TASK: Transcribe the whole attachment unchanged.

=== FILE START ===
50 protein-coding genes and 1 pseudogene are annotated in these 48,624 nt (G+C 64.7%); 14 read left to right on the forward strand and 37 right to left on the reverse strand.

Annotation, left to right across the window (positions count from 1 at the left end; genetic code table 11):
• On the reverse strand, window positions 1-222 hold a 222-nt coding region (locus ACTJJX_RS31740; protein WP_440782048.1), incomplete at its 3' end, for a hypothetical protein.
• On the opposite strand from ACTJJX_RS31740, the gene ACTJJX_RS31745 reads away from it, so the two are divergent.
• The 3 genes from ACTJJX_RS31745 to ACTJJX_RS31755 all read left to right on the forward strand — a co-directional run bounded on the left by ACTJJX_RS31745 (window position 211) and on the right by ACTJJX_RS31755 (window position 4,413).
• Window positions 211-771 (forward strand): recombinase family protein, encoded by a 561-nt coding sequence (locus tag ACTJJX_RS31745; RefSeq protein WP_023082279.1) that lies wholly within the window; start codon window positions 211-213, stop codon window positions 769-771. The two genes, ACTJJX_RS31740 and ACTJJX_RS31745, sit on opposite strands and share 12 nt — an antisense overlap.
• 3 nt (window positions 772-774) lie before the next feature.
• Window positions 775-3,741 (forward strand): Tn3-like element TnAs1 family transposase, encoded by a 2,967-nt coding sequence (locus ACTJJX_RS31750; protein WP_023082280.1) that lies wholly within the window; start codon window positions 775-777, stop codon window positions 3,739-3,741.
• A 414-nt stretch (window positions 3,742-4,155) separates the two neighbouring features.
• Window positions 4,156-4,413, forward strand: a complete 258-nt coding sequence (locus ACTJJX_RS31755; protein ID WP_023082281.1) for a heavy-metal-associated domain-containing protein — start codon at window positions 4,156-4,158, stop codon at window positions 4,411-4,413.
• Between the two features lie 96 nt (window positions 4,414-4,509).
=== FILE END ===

50 protein-coding genes and 1 pseudogene are annotated in these 48,624 nt (G+C 64.7%); 14 read left to right on the forward strand and 37 right to left on the reverse strand.

Annotation, left to right across the window (positions count from 1 at the left end; genetic code table 11):
• On the reverse strand, window positions 1-222 hold a 222-nt coding region (locus ACTJJX_RS31740; protein WP_440782048.1), incomplete at its 3' end, for a hypothetical protein.
• On the opposite strand from ACTJJX_RS31740, the gene ACTJJX_RS31745 reads away from it, so the two are divergent.
• The 3 genes from ACTJJX_RS31745 to ACTJJX_RS31755 all read left to right on the forward strand — a co-directional run bounded on the left by ACTJJX_RS31745 (window position 211) and on the right by ACTJJX_RS31755 (window position 4,413).
• Window positions 211-771 (forward strand): recombinase family protein, encoded by a 561-nt coding sequence (locus tag ACTJJX_RS31745; RefSeq protein WP_023082279.1) that lies wholly within the window; start codon window positions 211-213, stop codon window positions 769-771. The two genes, ACTJJX_RS31740 and ACTJJX_RS31745, sit on opposite strands and share 12 nt — an antisense overlap.
• 3 nt (window positions 772-774) lie before the next feature.
• Window positions 775-3,741 (forward strand): Tn3-like element TnAs1 family transposase, encoded by a 2,967-nt coding sequence (locus ACTJJX_RS31750; protein WP_023082280.1) that lies wholly within the window; start codon window positions 775-777, stop codon window positions 3,739-3,741.
• A 414-nt stretch (window positions 3,742-4,155) separates the two neighbouring features.
• Window positions 4,156-4,413, forward strand: a complete 258-nt coding sequence (locus ACTJJX_RS31755; protein ID WP_023082281.1) for a heavy-metal-associated domain-containing protein — start codon at window positions 4,156-4,158, stop codon at window positions 4,411-4,413.
• Between the two features lie 96 nt (window positions 4,414-4,509).